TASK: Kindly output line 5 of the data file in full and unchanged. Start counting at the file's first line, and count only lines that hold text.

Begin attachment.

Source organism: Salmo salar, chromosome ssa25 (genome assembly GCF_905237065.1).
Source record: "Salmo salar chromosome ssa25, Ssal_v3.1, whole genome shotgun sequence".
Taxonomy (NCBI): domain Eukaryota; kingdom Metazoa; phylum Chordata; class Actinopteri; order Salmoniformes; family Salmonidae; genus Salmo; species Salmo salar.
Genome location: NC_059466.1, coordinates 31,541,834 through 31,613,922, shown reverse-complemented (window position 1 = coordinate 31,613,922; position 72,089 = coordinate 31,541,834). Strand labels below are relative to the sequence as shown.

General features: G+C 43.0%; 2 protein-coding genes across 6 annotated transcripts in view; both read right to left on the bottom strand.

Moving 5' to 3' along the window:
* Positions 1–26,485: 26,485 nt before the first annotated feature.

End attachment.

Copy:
General features: G+C 43.0%; 2 protein-coding genes across 6 annotated transcripts in view; both read right to left on the bottom strand.